Examination of Witnesses (Questions 1-123)|
Charles Hendry MP. Hergen Haye. Anne Stuart
30 November 2010
Q1 Chair: Minister, good afternoon
and welcome to this session. We are glad to have you back again.
As you know, a couple of members of the Committee were colleagues
of yours on this Committee during the previous Parliament. They
have promised to remind you of all the things that you said then,
and to see if there is any compatibility with what you are going
to say this afternoon.
May I begin by drawing attention to my entry
in the Register of Members' Financial Interests? I have an interest
in a company that is involved in renewable energy.
Could I ask you just to take us through the
informal ratification process so that we understand exactly how
it is going to work?
Charles Hendry: Parliamentary
Charles Hendry: First, perhaps
I can say that I am joined by Hergen Haye, who is head of new
nuclear in the Department, and by Anne Stuart, who is head of
planning reform. I hope it will be acceptable to the Committee
for them to join in on some of the answers, especially where my
comments are not entirely consistent with what I might have said
in my previous life. I think that we have a smooth transition
across there to ensure that we have a consistent picture.
In terms of the process that we are looking
at now, there is a three-month consultation taking place on the
national policy statement. We took a view that we ought to go
through a formal re-consultation. It was pointed out to us that
the appraisal of sustainability was not as clear and as forceful
as it needed to be. We agreed with that representation, and, as
that was in the overarching national policy statement on energy,
we decided it was sensible to re-consult on all of themall
the six individual ones as well. Therefore, people can have a
chance to see how we've reacted to the initial round of consultation,
which ends on 24 January. There is then a need to put this through
Parliament formally. In terms of the technicality, we have committed
to there being a parliamentary vote. Under the old legislation,
that would not be binding, but we have said that the Government
would be bound by it, because that is a change that we intend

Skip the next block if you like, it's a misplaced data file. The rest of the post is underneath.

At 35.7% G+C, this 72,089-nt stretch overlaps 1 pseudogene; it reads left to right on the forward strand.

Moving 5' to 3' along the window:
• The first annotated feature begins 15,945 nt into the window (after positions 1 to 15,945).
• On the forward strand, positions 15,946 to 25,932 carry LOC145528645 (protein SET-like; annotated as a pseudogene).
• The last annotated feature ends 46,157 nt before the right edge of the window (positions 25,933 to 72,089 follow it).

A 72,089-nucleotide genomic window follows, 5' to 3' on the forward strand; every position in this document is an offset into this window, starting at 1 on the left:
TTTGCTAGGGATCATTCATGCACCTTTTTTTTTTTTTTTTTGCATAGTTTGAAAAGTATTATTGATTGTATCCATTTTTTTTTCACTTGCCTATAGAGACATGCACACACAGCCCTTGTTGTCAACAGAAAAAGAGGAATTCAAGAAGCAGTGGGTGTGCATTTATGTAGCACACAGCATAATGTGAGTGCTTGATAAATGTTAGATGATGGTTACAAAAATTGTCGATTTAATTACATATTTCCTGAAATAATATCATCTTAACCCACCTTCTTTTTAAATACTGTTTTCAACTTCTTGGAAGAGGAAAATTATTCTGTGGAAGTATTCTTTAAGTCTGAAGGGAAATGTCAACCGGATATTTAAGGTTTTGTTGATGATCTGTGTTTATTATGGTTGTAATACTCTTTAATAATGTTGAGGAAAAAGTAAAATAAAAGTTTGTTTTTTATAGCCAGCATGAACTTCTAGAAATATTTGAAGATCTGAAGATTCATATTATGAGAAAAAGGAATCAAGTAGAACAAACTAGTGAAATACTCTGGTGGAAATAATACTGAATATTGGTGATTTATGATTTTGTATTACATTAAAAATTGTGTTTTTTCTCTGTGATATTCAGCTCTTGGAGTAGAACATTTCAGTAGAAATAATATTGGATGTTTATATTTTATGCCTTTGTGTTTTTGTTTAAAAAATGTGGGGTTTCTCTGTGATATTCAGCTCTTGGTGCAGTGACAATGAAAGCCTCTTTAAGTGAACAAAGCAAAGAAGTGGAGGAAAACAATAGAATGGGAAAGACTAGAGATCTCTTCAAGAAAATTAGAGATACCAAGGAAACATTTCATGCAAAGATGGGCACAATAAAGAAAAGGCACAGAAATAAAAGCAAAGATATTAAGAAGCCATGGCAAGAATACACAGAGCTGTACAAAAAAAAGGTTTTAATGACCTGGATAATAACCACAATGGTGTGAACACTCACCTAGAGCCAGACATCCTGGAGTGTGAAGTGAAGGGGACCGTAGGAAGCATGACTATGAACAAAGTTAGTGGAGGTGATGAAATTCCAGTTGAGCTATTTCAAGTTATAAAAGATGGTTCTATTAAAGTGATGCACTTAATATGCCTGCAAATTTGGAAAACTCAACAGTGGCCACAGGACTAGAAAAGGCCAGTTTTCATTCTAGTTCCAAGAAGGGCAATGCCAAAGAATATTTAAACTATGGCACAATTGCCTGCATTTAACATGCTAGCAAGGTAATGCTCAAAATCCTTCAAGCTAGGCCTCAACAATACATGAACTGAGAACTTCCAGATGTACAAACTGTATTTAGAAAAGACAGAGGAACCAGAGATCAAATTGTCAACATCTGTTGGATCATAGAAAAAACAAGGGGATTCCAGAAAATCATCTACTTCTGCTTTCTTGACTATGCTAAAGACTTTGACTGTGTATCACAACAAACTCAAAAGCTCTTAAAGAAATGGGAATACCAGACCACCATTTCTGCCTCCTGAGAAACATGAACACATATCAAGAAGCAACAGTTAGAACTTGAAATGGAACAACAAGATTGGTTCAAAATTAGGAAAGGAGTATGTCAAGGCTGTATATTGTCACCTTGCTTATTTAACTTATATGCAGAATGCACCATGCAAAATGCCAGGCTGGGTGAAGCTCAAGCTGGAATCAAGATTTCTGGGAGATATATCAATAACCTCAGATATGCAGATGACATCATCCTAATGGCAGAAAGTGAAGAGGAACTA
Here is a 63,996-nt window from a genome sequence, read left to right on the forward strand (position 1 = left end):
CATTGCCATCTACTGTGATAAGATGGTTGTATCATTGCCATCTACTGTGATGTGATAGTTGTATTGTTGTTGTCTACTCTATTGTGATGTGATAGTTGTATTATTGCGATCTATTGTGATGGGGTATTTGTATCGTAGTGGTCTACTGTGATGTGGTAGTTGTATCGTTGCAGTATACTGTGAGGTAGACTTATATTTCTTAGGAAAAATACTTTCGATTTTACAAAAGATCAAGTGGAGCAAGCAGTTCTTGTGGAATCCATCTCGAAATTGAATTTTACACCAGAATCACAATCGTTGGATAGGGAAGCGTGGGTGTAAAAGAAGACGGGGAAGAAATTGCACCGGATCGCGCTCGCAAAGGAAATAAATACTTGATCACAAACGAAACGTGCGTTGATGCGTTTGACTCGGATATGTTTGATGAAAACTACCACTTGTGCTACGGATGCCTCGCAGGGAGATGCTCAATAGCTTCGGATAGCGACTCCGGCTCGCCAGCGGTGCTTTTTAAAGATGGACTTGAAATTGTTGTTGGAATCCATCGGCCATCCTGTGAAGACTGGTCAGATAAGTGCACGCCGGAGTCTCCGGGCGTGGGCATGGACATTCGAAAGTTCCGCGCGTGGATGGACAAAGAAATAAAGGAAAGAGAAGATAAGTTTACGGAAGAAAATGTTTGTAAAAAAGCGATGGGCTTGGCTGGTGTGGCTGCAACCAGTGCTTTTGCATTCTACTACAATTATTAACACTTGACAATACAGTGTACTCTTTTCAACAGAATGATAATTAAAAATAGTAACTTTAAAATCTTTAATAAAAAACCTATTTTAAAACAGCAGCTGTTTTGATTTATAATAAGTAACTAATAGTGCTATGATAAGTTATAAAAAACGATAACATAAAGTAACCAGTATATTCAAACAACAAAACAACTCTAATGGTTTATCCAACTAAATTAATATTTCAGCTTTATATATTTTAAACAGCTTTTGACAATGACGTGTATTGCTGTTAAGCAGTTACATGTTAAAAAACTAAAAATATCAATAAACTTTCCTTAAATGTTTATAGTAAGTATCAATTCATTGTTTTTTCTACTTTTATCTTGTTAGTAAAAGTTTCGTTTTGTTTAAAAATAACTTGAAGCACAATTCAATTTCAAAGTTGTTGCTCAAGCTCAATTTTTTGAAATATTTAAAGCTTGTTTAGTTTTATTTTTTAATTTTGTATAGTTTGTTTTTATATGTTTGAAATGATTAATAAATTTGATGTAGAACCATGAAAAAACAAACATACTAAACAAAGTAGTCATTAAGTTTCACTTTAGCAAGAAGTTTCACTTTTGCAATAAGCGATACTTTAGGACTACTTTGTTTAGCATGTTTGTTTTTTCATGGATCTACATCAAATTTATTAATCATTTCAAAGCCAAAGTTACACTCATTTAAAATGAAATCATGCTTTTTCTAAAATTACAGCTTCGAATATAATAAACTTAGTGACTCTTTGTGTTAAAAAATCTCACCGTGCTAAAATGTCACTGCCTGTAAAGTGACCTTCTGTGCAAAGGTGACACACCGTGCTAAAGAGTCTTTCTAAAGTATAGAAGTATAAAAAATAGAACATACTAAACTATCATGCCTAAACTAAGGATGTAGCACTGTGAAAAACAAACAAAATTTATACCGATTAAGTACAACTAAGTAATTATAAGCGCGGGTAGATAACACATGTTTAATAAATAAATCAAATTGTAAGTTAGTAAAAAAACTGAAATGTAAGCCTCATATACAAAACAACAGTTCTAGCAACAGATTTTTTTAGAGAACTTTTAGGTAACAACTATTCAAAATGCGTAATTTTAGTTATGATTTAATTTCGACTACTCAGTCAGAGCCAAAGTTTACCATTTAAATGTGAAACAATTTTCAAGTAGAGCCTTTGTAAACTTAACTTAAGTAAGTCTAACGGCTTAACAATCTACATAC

to make in due course.
Q2 Chair: Do we get the chance
to vote individually? Will we actually vote on the energy NPS?
Charles Hendry: You'll vote on
each of the six NPSs. You will have a chance to vote individually
on them, but my understanding at this point is that it will be
an unamendable motion. You will be able to vote in favour of or
against each individual NPS.
Q3 Chair: Are there individual
debates, or is it one debate on all the NPSs and we just get up
and say what we think about them?
Charles Hendry: I think the Committee
would have a chance to feed into that structure. No firm decision
has been made. If you thought it would be important to be able
to discuss them individually, I think that the Committee could
make its views known to the Leader of the House. We have chosen
to follow up on the advice of the previous Committee, and that
is why we have a debate tomorrow to give other Members of the
House a chance to have their views heard.
Q4 Sir Robert Smith: Why have
the Government rejected the concept of an amendable motion, under
which the House could express its views through amendments? It
might not want to reject the whole NPS, but may see a flaw in
Charles Hendry: Looking at the
complexity of it, perhaps a formal amendment could be accepted
by Mr Speaker. But what would be difficult in the planned structure
would be to allow, as in the Committee stage of a Bill, potentially
many hundreds of amendments to be considered. There cannot be
amendment in detail, but if people choose to put down amendments,
it will be up to Mr Speaker to decide whether to accept them.
Q5 Chair: The actual process of
ratification is set out in the localism Bill.
Charles Hendry: It will be.
Q6 Chair: Are we likely to have
the benefit of seeing that before we have these debates?
Charles Hendry: Yes, my expectation
is that we will. Anne, you might wish to comment further.
Anne Stuart: It is actually my
colleagues in the Department for Communities and Local Government
who are producing it, but I know they are working very hard to
do so very soon, so I would hope that we would have it before
the end of our consultation.
Chair: Okay. That's encouraging.
Q7 Albert Owen: May I just take
up the theme that you're developing, Chair? I'm a little bit confused.
We will have the localism Bill and the Department for Communities
and Local Government, but will we see your good self and other
members of the DECC team when we're talking about the energy policy
Charles Hendry: My expectation
is that it would be the DECC team that would take the energy policy
statement through the process in the House. As we have said, the
law will not, at that point, have been changed to require a parliamentary
vote on the matter, so we are doing this essentially as a matter
of the Government saying, "As this will be the policy we
expect in due course, if the legislation goes through, we'd like
to give colleagues a chance to vote on it at this point."
My expectation is that it will be us leading it, because, in terms
of the nature of the debate, I think that people
Q8 Albert Owen: Following that
logic, we are going to have a couple of days' debate on each NPS.
Charles Hendry: I think you would